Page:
You probably already know that the terms 'mining' and 'miners' aren't used in relation to the Tezos network. Instead, validators are known as 'bakers', and the process of signing and publishing blocks to the Tezos blockchain is called 'baking'. If you've ever wondered why the Tezos ecosystem is rife with bread-based puns, there's your answer.
So you've heard of baking, but have you heard of 'double baking'? Double baking is when the same baking account is used to sign two different blocks, but at the same level and the same round. Double endorsing is when the same baking account is used to endorse two different blocks at the same level and same round.
Double baking can be caused accidentally, maliciously, or (theoretically) through a malfunction of the baking software. When it happens, a temporary fork is created in the chain, which splits the network – a rare and fixable problem, but one that isn't great for the overall health of the blockchain.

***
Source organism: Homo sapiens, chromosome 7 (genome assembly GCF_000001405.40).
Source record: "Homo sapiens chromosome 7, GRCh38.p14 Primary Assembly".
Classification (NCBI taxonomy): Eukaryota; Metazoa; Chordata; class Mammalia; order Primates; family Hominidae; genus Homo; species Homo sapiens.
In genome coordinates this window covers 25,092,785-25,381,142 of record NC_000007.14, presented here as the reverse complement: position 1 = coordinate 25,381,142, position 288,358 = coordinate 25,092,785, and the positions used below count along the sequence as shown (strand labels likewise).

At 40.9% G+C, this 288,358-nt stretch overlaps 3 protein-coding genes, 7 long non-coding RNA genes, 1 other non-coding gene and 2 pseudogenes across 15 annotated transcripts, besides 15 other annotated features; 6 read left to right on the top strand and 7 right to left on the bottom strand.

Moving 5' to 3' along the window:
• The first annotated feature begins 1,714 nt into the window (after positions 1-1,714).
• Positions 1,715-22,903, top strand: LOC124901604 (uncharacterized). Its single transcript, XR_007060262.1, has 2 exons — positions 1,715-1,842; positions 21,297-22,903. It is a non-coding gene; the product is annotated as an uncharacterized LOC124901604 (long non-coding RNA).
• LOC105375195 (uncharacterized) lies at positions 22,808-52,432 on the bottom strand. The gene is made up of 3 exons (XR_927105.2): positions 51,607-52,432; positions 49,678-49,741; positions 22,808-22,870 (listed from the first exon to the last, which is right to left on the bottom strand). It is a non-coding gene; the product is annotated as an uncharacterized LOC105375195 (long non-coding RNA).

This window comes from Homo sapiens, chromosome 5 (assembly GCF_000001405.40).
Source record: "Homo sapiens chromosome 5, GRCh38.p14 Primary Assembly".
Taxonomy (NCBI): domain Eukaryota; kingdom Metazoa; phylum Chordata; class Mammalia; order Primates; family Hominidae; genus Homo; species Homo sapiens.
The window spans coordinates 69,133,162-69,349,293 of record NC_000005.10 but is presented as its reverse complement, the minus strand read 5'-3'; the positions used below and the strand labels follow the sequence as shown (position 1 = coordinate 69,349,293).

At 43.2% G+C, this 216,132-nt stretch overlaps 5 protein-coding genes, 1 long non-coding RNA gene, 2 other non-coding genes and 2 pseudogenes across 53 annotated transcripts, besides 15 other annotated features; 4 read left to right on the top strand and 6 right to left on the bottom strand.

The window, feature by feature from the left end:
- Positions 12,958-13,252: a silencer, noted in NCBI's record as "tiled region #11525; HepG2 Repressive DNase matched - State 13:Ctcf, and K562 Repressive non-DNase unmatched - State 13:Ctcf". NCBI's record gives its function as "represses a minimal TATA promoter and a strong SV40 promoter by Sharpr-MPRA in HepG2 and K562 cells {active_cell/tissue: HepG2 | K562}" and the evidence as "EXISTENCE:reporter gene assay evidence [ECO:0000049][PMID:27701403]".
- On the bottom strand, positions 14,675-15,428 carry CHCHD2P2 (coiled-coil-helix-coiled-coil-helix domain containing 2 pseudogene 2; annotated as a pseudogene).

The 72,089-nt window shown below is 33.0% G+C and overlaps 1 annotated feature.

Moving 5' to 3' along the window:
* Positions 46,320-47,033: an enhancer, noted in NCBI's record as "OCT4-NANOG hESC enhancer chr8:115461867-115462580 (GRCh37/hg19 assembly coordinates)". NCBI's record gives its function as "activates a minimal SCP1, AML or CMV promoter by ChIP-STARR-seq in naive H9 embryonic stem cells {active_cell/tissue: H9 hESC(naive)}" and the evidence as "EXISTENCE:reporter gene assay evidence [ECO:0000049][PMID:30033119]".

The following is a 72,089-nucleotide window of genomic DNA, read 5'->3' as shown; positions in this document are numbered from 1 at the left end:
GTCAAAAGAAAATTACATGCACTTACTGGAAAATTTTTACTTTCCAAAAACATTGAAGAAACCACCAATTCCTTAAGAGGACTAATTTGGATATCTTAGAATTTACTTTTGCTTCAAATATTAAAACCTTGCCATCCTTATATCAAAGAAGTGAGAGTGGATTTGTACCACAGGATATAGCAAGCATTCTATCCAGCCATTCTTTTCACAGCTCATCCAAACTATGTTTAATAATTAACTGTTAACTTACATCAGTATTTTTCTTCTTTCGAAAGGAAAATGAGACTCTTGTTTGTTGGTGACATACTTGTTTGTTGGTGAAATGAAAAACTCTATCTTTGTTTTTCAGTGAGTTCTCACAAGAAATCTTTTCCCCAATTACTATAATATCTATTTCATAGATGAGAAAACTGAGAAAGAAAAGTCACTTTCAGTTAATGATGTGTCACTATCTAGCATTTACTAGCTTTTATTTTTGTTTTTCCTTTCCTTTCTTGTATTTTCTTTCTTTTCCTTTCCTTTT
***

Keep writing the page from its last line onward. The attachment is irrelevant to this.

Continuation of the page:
In a post on Tezos Commons, computer security consultant Roland Dowdeswell and Chris Pinnock, head of IT at the Tezos Foundation, explain the issues of double baking and double endorsing on Tezos, and document a new version of the Remote Signer, originally developed for use by the Tezos Foundation, which prevents the signing of two blocks at the same level.
The article is technical and highly detailed, but well worth a read if you want to gain a deeper insight into some of the technical aspects of baking on Tezos.